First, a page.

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Red de Revistas Científicas de América Latina, el Caribe, España y Portugal

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Vieira da Cunha Neto, Felipe; Fernandes Correia, Maria Elizabeth; Almeida Pereira, Guilherme Henrique;
Pereira, Marcos Gervasio; dos Santos Leles, Paulo Sérgio
Soil fauna as an indicator of soil quality in forest stands, pasture and secondary forest
Revista Brasileira de Ciência do Solo, vol. 36, núm. 5, octubre-noviembre, 2012, pp. 1407-1417
Sociedade Brasileira de Ciência do Solo
Viçosa, Brasil

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Revista Brasileira de Ciência do Solo,
ISSN (Printed Version): 0100-0683
sbcs@solos.ufv.br
Sociedade Brasileira de Ciência do Solo
Brasil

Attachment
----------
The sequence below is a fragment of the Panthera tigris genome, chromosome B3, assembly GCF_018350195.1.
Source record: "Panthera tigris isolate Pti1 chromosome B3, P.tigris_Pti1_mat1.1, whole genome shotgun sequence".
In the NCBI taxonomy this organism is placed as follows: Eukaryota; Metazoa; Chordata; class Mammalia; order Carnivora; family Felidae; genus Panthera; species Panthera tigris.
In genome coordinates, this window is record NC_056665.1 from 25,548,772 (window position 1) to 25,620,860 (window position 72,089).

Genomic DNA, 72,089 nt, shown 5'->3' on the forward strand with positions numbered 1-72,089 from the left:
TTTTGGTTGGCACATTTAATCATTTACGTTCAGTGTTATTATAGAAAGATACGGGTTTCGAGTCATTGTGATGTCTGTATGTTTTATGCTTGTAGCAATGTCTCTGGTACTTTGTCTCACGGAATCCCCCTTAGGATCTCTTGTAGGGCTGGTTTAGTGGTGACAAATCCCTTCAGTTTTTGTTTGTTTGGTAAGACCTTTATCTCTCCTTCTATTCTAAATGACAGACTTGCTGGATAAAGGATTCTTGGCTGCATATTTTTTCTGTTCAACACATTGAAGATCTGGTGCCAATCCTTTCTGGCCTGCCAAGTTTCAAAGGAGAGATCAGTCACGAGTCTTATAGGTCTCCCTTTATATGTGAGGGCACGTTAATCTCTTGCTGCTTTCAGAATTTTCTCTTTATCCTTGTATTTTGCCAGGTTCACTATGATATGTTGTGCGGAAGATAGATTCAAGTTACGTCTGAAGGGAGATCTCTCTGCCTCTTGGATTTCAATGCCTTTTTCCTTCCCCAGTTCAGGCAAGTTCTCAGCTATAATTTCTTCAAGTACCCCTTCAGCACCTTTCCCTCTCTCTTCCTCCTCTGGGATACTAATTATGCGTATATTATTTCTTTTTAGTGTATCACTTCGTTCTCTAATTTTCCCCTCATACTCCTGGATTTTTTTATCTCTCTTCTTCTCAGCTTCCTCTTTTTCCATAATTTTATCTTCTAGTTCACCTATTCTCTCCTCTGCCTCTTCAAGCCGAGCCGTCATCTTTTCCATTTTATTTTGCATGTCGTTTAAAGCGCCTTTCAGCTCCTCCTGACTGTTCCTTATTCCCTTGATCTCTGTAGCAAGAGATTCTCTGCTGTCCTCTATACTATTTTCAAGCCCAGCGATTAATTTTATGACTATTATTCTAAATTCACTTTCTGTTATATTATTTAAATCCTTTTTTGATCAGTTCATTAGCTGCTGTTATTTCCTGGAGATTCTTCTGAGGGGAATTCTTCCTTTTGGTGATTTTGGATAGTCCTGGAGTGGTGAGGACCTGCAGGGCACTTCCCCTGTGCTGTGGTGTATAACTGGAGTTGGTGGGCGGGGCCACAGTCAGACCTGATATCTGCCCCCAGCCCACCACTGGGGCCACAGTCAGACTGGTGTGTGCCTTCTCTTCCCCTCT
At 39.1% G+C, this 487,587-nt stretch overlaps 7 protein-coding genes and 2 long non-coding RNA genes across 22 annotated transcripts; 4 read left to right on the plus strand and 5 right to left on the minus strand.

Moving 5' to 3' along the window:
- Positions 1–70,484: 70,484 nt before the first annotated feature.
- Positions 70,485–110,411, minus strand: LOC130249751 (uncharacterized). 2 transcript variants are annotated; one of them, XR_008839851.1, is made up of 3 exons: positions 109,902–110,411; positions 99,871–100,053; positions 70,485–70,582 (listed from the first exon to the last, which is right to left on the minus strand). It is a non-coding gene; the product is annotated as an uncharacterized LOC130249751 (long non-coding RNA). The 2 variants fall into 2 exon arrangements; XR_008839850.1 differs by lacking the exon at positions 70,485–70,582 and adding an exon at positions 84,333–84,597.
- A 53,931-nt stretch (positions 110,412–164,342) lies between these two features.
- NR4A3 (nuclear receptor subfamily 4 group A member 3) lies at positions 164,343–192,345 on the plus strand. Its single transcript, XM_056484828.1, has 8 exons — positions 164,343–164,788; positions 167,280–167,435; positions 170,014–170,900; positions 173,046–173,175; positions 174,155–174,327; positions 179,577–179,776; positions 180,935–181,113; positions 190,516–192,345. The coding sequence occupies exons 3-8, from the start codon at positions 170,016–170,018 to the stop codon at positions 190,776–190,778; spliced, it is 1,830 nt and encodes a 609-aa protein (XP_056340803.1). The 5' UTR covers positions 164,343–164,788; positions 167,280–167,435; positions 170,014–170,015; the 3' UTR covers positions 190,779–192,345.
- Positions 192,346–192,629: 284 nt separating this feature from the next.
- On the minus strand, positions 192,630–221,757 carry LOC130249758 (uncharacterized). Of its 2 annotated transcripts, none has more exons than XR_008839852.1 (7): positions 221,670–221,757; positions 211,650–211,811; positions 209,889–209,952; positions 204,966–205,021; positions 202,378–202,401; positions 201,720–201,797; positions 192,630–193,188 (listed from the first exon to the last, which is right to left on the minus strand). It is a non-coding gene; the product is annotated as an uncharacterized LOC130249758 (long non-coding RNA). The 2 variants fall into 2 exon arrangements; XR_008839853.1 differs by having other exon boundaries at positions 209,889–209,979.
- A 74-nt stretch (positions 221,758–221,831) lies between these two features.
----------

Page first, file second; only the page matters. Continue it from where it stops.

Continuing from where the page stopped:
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Brazil. 1407 DIVISÃO 2 . Maria Elizabeth Fernandes Correia(3). The soil invertebrate community was sampled using pitfall traps. UFRRJ. Graduate Course of Environmental and Forest Sciences (PPGCAF) of Universidade Federal Rural do Rio de Janeiro . BR 465.57 in areas with acacia and eucalyptus in the rainy season to 3.UFRRJ. The objective of this study was to evaluate soil quality in areas with different soil management systems.ifmt.br (6) Adjunct Professor III.. Of all forest stands. Ci. Professor. pasture. Solo. Received for publication in February 2. and change index V were determined. Minas Gerais. eucalyptus. mimosa. Shannon’s index ranged from 1. respectively). Brazil. the Pielou uniformity index. CEP 23890-000 Seropédica (RJ). in Além Paraíba.19 in the eucalyptus area in the dry season.edu. based on soil fauna as indicator. CEP 78000-200 Cáceres (MT). Researcher.1 . E-mail: ecorreia@cnpab. the mimosa area had the most abundant soil fauna. Index terms: edaphic community. from areas with five vegetation types (acacia. but higher in the rainy season in the pasture and secondary forest than in the forest stands. biological indicators.PROCESSOS E PROPRIEDADES DO SOLO Comissão 2. acacia and mimosa) in the dry season. in the dry and rainy seasons.3 and 31. UFRRJ.br (3) Biologist. E-mail: guilhermepereira06@gmail. both in the dry and rainy season (36 and 23 %. CNPq and FAPERJ scholarship holder. Master graduate in Environmental and Forest Sciences. Marcos Gervasio Pereira(5) & Paulo Sérgio dos Santos Leles(6) SUMMARY The interactions between soil invertebrates and environmental variations are relatively unknown in the assessment of soil quality. Silviculture Department of Forest Institute.com (5) Associate Professor IV.. dos Ramires. CEP 23890-000 Seropédica (RJ).embrapa.Biologia do solo SOIL FAUNA AS AN INDICATOR OF SOIL QUALITY IN FOREST STANDS. PASTURE AND SECONDARY FOREST(1) Felipe Vieira da Cunha Neto(2). Soil Department of Agronomy Institute. respectively). PASTURE AND. The abundance of organisms and the total and average richness.br R. 2012 (2) Forest Engineer.neto@cas. E-mail: pleles@ufrrj. (1) Part of the Master's degree dissertation of the first author. km 7. Bras. UFRRJ.Embrapa Agrobiologia. Brazil. Av. Guilherme Henrique Almeida Pereira(4). The highest values of average and total richness were recorded in the secondary forest in the dry season and in the mimosa stand in the rainy season. Brazil. the abundance of organisms in the three vegetation types did not differ. soil management. SOIL FAUNA AS AN INDICATOR OF SOIL QUALITY IN FOREST STANDS.7 individuals per trap per day. The uniformity index was highest in forest stands (eucalyptus. and secondary forest). In the rainy season.br (4) Biologist. km 7. The fauna was most abundant in the areas of secondary forest and mimosa plantations in the dry season (111. 36:1407-1417 . The change index V indicated that the percentage of extremely inhibited groups was lowest in the area with mimosa. E-mail: felipe. Instituto Federal de Educação. Distrito Industrial. BR 465. 2011 and approved in October 6. Shannon’s diversity index. E-mail: gervasio@ufrrj. Ciência e Tecnologia do Mato Grosso (IFMT). Empresa Brasileira de Pesquisa Agropecuária .